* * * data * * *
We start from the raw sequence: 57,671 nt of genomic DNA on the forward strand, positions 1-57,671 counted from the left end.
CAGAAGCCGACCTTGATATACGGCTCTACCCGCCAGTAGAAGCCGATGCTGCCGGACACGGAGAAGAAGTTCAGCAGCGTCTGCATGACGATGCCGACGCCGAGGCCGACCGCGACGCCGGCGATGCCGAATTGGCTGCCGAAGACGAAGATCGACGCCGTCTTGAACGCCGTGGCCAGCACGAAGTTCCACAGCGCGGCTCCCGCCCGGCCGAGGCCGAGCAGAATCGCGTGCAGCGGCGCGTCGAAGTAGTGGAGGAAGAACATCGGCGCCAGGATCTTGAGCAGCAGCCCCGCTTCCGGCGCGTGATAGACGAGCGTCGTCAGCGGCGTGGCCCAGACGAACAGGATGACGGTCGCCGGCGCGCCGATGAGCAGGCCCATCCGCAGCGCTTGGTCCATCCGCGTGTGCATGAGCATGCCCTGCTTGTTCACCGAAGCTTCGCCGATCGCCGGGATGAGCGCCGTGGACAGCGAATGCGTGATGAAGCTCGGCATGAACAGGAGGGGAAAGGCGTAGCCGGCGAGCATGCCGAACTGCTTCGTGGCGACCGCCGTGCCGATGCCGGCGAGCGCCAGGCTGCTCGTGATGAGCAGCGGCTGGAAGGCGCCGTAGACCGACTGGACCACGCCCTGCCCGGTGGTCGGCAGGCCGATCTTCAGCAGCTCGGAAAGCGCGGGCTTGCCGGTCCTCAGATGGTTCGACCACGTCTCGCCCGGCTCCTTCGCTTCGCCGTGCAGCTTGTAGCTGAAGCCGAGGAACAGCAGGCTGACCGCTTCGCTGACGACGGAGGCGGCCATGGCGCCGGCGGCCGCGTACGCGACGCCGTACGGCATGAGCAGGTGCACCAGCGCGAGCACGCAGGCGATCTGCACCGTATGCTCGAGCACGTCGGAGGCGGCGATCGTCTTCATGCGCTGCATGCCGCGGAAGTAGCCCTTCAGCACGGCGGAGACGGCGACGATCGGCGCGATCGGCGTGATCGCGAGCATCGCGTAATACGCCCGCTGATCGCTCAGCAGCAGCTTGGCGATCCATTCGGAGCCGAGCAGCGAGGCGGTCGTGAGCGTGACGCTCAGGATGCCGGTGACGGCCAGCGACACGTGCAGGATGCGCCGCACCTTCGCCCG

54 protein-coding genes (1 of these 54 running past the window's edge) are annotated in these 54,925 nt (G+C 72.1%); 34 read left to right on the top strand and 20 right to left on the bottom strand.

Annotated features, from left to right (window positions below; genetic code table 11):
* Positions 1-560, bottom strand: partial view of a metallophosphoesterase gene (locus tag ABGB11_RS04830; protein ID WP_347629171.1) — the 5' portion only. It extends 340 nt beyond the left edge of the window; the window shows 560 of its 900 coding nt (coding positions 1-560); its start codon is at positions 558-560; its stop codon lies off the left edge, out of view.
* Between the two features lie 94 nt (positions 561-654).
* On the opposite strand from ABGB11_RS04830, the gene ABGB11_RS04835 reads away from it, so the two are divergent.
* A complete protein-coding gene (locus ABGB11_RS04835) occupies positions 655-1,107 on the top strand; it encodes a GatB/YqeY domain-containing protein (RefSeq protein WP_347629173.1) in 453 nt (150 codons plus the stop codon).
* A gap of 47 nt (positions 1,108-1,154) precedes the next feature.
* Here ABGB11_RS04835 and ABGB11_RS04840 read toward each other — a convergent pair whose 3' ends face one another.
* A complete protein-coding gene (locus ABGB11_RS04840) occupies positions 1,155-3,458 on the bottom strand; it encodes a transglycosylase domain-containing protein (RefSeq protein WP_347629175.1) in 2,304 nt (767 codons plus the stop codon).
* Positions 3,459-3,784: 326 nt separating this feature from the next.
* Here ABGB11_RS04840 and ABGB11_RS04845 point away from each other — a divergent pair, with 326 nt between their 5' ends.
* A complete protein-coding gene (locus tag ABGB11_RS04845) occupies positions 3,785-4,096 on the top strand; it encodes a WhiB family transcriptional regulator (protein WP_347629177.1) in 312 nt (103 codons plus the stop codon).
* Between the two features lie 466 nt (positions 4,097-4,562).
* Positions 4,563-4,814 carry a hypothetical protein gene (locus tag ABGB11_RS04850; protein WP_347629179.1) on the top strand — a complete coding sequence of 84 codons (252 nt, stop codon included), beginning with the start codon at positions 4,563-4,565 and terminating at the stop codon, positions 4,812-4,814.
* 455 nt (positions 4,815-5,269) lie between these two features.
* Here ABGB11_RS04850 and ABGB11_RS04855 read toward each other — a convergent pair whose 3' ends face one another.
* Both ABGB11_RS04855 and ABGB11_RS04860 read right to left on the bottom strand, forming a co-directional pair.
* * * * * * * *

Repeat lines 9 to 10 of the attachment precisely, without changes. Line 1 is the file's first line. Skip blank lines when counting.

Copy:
* A gap of 47 nt (positions 1,108-1,154) precedes the next feature.
* Here ABGB11_RS04835 and ABGB11_RS04840 read toward each other — a convergent pair whose 3' ends face one another.